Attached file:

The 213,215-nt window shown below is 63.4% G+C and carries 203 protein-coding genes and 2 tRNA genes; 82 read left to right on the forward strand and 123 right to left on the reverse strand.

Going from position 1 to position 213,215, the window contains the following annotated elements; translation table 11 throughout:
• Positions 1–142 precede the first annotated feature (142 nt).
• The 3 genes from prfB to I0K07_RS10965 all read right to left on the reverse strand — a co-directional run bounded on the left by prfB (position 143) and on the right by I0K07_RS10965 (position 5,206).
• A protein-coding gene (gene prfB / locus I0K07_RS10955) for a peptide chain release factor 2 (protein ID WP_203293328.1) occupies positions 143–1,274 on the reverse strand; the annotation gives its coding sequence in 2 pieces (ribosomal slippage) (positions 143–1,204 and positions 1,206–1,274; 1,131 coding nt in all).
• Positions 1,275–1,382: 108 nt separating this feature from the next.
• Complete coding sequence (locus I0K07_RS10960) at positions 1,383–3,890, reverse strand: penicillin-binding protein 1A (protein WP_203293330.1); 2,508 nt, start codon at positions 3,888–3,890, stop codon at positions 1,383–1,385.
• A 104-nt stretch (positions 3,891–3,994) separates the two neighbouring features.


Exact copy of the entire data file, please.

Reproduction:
The 213,215-nt window shown below is 63.4% G+C and carries 203 protein-coding genes and 2 tRNA genes; 82 read left to right on the forward strand and 123 right to left on the reverse strand.

Going from position 1 to position 213,215, the window contains the following annotated elements; translation table 11 throughout:
• Positions 1–142 precede the first annotated feature (142 nt).
• The 3 genes from prfB to I0K07_RS10965 all read right to left on the reverse strand — a co-directional run bounded on the left by prfB (position 143) and on the right by I0K07_RS10965 (position 5,206).
• A protein-coding gene (gene prfB / locus I0K07_RS10955) for a peptide chain release factor 2 (protein ID WP_203293328.1) occupies positions 143–1,274 on the reverse strand; the annotation gives its coding sequence in 2 pieces (ribosomal slippage) (positions 143–1,204 and positions 1,206–1,274; 1,131 coding nt in all).
• Positions 1,275–1,382: 108 nt separating this feature from the next.
• Complete coding sequence (locus I0K07_RS10960) at positions 1,383–3,890, reverse strand: penicillin-binding protein 1A (protein WP_203293330.1); 2,508 nt, start codon at positions 3,888–3,890, stop codon at positions 1,383–1,385.
• A 104-nt stretch (positions 3,891–3,994) separates the two neighbouring features.